Another tip from experts is to steer clear of companies that offer to give you an estimate over the phone. A reliable estimate must be based on a thorough survey of your home. The contractor should consider such factors as the size of the house, insulation levels, number and type of windows and the climate in your area. He or she should inspect your ductwork (if any) for air leaks and insulation level and measure airflow levels. The contractor should also ask you about any problems you have had with your existing heating system. Based on all this information, the contractor can perform a heat-load calculation to determine the proper size of your new furnace.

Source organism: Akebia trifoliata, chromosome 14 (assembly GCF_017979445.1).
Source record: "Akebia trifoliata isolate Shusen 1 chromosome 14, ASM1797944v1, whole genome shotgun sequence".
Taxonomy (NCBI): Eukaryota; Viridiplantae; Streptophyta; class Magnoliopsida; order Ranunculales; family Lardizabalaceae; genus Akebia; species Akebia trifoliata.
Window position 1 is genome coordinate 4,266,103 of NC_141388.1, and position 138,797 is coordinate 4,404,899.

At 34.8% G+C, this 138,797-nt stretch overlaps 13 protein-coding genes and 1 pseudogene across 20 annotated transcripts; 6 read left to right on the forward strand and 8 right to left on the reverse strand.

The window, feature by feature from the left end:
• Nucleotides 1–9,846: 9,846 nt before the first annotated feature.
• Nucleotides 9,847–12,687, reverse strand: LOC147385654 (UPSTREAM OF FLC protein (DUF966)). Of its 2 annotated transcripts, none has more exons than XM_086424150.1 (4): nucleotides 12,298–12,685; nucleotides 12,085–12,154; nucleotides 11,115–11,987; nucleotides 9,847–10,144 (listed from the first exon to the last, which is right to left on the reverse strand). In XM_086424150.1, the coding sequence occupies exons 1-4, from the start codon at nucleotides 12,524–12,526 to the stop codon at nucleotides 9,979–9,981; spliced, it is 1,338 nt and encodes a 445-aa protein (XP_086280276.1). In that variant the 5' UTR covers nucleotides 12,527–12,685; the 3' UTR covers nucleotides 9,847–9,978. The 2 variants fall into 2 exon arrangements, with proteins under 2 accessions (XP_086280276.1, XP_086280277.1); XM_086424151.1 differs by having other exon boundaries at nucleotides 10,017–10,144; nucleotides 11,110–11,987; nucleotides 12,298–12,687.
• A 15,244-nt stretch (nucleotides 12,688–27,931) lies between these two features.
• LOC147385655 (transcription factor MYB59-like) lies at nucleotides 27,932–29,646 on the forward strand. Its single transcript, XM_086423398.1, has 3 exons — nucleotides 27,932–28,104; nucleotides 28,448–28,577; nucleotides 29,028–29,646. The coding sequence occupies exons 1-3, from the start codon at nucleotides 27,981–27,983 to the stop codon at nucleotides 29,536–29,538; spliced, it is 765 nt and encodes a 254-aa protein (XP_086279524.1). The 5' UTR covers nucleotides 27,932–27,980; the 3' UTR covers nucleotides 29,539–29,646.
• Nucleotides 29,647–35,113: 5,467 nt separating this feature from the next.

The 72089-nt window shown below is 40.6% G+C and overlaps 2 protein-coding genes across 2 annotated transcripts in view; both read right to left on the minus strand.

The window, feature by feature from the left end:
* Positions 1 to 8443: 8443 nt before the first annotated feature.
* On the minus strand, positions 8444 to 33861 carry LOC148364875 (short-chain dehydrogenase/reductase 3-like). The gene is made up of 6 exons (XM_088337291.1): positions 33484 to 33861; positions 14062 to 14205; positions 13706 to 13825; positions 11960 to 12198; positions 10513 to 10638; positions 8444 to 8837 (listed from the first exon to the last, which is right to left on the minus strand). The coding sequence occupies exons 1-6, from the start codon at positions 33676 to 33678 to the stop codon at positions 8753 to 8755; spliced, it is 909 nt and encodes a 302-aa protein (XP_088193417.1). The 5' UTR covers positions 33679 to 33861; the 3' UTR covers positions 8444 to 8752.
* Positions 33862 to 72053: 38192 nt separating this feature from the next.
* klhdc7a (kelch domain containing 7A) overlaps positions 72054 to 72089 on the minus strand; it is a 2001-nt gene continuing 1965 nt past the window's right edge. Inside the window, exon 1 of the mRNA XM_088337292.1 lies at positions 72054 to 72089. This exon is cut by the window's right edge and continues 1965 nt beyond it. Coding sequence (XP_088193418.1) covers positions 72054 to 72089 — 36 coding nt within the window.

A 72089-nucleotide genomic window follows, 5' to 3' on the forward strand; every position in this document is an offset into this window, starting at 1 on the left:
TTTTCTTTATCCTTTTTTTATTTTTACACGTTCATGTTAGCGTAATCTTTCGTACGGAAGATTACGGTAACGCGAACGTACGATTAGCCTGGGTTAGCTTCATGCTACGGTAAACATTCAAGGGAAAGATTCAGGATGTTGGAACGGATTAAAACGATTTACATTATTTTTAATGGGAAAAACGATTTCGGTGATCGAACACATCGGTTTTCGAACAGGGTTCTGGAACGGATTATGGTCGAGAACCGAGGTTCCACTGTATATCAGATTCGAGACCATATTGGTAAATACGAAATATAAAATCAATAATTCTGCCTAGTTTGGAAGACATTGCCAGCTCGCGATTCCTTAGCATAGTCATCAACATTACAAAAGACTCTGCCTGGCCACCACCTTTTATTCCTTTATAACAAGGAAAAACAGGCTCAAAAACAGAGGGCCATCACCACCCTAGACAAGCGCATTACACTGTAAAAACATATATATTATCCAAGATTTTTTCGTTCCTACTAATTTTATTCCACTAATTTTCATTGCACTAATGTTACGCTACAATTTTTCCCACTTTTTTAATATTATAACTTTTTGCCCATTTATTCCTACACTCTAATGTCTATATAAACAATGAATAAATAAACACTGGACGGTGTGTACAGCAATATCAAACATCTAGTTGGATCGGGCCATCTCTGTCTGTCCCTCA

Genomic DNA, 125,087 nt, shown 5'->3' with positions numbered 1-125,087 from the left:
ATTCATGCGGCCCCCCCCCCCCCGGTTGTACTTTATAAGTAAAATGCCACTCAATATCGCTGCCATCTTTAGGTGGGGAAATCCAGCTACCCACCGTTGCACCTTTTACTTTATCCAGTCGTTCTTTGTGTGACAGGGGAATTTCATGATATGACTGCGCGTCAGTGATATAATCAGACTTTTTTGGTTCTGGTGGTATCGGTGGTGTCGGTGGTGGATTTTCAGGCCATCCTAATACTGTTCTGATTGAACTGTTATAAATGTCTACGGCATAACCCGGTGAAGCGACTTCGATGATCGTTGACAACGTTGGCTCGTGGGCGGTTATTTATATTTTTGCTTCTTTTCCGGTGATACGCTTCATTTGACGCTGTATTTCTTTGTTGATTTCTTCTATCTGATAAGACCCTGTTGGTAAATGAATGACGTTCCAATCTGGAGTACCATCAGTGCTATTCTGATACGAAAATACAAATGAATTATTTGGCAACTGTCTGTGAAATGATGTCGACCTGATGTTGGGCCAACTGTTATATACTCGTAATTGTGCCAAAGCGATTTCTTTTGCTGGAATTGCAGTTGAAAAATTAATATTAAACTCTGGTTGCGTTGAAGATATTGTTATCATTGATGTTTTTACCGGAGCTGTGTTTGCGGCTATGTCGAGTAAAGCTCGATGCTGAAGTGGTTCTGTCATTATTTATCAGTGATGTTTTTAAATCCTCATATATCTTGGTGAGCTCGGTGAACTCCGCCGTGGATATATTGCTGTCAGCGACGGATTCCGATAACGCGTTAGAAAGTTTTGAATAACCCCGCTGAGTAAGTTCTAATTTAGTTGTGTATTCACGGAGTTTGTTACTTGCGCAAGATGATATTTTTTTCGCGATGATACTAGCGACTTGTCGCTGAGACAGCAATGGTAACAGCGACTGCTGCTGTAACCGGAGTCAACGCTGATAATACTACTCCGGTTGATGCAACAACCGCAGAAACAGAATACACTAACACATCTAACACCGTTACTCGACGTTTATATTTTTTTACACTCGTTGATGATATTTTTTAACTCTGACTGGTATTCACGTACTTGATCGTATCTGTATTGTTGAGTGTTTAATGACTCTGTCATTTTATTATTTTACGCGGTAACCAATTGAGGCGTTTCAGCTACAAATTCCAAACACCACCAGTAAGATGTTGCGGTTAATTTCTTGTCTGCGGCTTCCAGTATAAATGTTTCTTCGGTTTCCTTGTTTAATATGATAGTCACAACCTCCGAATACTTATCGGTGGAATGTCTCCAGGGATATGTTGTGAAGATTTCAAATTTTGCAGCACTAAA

A contractor should never base this decision on the size of your existing furnace. Many homes have furnaces that are too large, partly because sizing methods have improved and partly because buildings have become more energy efficient. A furnace that is too large will not only cost more to install and operate, but it may not heat your home as evenly as one that is properly sized. A good contractor should evaluate your entire heating system and make appropriate suggestions for improving the overall energy efficiency of your home. This may allow you to purchase a smaller furnace and save money.
Contact several contractors and get an estimate in writing from each one. Most sources recommend getting at least three estimates. If you already know a reputable HVAC contractor, start your search with that person. Focus on local companies, and look for contractors who are licensed and insured.